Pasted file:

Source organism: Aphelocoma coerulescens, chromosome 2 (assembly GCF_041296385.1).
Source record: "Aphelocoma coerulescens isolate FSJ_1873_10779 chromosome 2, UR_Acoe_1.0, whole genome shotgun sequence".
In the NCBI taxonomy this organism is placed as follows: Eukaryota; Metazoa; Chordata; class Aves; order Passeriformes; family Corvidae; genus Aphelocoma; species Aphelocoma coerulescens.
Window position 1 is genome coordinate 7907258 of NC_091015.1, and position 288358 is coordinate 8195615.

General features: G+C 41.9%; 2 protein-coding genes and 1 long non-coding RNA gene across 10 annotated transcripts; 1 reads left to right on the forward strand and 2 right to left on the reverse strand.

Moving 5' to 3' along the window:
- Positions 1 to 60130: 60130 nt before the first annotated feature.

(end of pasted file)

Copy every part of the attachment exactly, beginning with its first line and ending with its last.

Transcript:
Source organism: Aphelocoma coerulescens, chromosome 2 (assembly GCF_041296385.1).
Source record: "Aphelocoma coerulescens isolate FSJ_1873_10779 chromosome 2, UR_Acoe_1.0, whole genome shotgun sequence".
In the NCBI taxonomy this organism is placed as follows: Eukaryota; Metazoa; Chordata; class Aves; order Passeriformes; family Corvidae; genus Aphelocoma; species Aphelocoma coerulescens.
Window position 1 is genome coordinate 7907258 of NC_091015.1, and position 288358 is coordinate 8195615.

General features: G+C 41.9%; 2 protein-coding genes and 1 long non-coding RNA gene across 10 annotated transcripts; 1 reads left to right on the forward strand and 2 right to left on the reverse strand.

Moving 5' to 3' along the window:
- Positions 1 to 60130: 60130 nt before the first annotated feature.